It would seem every mile or so along Humbug Creek in this area there were small grouping’s of people, starting with the town of Humbug, Champie Mill, Columbia etc then about one mile down stream from Columbia is another well preserved but abandoned home and mine.

 

Much of the mining pioneer exploration was done by Charles Champie and his wife Elizabeth (Lizzie). Who lived at Humbug then Champie Mill and was involved in the development of the Champie Ranch in the area. It is evident pioneers had to be “Jack’s of all trades” back then to survive. They had a use for everything and discarded little. Contrary to our “throw way society” today.

 

Boiler at the Lunan Mine close to Allen Mill/Champie Mill on Humbug Creek 10/28/07

Photo courtesy: Bruce Colbert

 

There is still an old boiler and flywheel visible near Allen’s Mill and in early years was referred to as Champie Mill. There was a spring that helped provide water for the mining operations, but little remains other than and adobe wall and stone walls scattered about.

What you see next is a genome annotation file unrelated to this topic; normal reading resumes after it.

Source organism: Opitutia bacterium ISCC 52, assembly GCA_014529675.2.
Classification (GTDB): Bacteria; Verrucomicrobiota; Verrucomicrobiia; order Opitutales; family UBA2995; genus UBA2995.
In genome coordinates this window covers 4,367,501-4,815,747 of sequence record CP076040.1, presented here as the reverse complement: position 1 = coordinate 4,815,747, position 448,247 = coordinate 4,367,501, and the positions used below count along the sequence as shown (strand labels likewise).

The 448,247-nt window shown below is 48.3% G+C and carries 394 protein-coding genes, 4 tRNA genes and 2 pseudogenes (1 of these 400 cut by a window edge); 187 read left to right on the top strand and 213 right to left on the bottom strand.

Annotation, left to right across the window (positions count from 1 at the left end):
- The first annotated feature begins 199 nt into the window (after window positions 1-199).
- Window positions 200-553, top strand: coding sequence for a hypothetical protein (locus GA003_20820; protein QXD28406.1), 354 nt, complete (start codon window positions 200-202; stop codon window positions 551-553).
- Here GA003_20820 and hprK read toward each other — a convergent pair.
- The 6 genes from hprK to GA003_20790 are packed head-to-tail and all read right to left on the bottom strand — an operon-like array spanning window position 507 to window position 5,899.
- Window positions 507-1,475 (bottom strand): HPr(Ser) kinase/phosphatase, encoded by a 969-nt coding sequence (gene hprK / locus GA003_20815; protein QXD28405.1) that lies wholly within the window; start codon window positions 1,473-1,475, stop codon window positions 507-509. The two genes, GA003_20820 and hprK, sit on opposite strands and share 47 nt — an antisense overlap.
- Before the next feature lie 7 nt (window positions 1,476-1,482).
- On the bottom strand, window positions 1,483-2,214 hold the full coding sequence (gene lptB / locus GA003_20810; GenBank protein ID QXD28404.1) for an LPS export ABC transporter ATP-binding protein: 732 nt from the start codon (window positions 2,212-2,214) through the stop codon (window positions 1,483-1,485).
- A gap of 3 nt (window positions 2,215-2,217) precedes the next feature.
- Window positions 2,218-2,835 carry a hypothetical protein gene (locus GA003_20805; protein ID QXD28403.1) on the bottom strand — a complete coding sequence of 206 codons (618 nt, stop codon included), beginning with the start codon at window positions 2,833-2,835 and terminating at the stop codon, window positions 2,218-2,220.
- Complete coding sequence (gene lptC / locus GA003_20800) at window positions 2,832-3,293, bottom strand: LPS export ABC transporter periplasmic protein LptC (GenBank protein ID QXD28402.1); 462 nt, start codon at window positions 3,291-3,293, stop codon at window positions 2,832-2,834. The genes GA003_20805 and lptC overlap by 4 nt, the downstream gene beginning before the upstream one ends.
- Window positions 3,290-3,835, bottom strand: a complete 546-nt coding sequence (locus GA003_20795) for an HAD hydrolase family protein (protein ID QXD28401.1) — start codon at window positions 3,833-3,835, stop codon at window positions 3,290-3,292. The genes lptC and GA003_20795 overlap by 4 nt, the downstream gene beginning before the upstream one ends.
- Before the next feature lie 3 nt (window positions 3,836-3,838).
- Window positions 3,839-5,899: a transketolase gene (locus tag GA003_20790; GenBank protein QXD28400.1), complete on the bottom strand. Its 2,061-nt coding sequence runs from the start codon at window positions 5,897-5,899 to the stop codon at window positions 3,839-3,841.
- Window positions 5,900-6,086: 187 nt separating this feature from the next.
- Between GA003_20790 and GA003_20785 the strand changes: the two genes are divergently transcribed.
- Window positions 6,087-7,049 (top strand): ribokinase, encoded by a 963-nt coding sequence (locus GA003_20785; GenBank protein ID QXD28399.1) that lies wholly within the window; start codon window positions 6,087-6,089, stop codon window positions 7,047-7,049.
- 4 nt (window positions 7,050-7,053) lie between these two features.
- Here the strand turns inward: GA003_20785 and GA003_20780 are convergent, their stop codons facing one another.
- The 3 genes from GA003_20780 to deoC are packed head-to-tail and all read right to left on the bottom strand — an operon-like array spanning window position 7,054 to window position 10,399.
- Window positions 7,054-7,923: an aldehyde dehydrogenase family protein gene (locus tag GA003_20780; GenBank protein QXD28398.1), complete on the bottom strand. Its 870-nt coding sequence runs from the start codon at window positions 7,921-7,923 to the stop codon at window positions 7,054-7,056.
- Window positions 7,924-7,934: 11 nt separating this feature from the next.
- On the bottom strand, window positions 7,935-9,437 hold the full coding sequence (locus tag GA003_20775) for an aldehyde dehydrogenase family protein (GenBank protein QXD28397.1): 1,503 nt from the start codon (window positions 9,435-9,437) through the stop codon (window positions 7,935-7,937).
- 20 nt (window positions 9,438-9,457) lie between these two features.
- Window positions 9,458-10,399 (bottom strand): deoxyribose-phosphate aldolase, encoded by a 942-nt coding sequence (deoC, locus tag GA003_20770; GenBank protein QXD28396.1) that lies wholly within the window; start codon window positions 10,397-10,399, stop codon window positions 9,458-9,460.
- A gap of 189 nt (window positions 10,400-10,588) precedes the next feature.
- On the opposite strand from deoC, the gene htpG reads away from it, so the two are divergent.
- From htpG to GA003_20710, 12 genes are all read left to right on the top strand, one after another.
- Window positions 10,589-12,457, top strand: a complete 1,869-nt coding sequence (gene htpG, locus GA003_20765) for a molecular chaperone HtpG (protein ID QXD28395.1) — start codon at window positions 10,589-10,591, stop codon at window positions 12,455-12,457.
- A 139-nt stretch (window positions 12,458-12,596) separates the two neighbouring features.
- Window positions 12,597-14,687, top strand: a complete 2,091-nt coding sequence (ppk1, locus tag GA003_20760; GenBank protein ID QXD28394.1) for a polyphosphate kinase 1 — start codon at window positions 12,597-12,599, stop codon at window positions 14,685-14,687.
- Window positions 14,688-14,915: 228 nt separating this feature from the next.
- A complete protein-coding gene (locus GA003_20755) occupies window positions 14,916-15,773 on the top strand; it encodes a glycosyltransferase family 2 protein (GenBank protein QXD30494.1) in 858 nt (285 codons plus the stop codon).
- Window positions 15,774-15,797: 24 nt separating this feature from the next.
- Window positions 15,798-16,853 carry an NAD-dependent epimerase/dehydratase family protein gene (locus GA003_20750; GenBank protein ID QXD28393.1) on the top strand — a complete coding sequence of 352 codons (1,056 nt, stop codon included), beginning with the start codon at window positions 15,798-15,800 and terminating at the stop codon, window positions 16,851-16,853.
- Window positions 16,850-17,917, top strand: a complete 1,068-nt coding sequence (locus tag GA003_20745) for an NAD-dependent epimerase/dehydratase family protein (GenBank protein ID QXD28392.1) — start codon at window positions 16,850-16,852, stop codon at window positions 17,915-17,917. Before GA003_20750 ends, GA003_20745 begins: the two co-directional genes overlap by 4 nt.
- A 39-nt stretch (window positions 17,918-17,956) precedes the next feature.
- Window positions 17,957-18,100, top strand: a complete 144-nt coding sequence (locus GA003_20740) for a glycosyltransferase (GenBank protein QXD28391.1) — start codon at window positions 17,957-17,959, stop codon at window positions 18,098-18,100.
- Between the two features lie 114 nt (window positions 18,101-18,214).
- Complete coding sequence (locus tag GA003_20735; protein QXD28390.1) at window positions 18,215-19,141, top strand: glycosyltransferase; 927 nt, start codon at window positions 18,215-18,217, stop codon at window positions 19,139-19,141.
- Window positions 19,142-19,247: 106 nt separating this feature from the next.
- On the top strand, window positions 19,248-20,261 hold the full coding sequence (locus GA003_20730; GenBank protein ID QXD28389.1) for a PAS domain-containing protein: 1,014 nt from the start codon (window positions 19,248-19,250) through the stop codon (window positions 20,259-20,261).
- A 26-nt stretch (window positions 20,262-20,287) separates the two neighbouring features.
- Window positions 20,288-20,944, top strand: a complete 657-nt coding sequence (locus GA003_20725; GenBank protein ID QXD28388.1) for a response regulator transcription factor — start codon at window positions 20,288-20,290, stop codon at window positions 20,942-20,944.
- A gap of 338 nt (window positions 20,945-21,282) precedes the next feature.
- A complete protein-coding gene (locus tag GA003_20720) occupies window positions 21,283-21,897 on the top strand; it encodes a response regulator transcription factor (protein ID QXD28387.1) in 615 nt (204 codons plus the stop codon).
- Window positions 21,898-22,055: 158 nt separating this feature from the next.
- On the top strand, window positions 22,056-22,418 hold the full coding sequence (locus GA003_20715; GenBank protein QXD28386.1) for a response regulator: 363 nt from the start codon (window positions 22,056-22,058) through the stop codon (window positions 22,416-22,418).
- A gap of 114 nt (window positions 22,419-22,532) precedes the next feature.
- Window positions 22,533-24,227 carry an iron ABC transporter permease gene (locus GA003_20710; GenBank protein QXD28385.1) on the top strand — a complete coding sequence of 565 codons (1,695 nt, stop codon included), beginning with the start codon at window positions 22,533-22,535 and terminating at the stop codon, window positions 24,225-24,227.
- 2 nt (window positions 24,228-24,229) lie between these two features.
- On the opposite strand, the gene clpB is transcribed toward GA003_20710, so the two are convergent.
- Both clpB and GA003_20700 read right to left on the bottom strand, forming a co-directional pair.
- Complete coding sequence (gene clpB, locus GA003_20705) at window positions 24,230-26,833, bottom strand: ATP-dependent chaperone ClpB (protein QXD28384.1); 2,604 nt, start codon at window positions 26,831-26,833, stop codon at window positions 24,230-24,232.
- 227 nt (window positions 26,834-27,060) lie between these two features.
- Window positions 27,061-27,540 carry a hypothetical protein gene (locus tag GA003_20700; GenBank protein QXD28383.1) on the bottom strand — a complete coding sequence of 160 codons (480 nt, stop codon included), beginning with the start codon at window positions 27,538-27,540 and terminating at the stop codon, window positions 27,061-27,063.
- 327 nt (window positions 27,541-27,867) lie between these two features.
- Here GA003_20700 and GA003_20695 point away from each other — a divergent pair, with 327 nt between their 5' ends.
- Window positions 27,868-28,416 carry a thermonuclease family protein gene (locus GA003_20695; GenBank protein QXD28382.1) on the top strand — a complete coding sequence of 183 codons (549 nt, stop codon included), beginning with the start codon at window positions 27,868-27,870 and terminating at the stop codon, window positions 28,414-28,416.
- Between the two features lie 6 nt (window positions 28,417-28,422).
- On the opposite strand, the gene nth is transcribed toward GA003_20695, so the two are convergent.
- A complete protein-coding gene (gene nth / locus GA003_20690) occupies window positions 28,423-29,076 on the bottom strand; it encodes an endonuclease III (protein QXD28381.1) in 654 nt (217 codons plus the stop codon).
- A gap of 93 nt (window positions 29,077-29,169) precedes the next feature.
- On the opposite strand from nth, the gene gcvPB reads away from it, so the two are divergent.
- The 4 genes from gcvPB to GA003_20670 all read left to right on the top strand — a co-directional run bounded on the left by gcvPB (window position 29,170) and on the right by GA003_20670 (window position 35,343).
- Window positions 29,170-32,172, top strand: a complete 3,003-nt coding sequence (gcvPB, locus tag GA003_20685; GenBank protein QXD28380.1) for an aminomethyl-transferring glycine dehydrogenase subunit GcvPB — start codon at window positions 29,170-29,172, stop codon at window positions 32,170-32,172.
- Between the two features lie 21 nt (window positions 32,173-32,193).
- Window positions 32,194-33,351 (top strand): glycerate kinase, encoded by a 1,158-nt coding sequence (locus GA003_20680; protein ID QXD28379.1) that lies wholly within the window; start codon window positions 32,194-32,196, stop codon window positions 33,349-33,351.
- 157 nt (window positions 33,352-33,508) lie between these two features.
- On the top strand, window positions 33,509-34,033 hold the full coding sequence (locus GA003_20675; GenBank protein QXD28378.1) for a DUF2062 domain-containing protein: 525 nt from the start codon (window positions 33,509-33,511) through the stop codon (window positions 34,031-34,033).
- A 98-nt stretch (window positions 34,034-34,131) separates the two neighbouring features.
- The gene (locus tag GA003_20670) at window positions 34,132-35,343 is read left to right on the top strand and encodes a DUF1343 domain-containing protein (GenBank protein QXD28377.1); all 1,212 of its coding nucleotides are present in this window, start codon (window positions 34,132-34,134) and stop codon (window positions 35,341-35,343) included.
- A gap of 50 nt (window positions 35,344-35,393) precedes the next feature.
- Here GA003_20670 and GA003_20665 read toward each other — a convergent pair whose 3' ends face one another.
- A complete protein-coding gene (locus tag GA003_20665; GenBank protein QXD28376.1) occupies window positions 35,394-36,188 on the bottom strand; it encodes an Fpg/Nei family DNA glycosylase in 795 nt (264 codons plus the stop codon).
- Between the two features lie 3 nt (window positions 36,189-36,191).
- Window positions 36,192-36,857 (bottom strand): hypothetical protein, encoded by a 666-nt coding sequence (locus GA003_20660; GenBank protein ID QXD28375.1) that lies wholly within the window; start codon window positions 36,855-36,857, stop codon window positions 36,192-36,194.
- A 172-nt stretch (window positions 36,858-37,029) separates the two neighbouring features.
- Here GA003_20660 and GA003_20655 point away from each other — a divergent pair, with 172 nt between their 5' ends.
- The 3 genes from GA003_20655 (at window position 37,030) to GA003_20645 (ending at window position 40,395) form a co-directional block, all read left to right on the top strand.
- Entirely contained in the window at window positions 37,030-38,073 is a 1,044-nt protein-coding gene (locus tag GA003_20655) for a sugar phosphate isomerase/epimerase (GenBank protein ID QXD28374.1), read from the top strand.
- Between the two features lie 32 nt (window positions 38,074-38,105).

Iron flywheel at Lunan Mine, Photo courtesy: Lee Hanchett Jr.

 

The former road up to Rockwall Gulch to Swilling Gulch is still visible along the hill side and has had no maintenance in years. The road is no longer goes through for vehicles, possibly by hiking you could follow it to the Acquisition Mine, Tip Top, Gillett ending up at Rock Springs some 12 miles distance away. This would retrace the route Curly went for supplies in his youth.

 

Allen Mill on Humbug Creek – Photo courtesy: Bob Cothern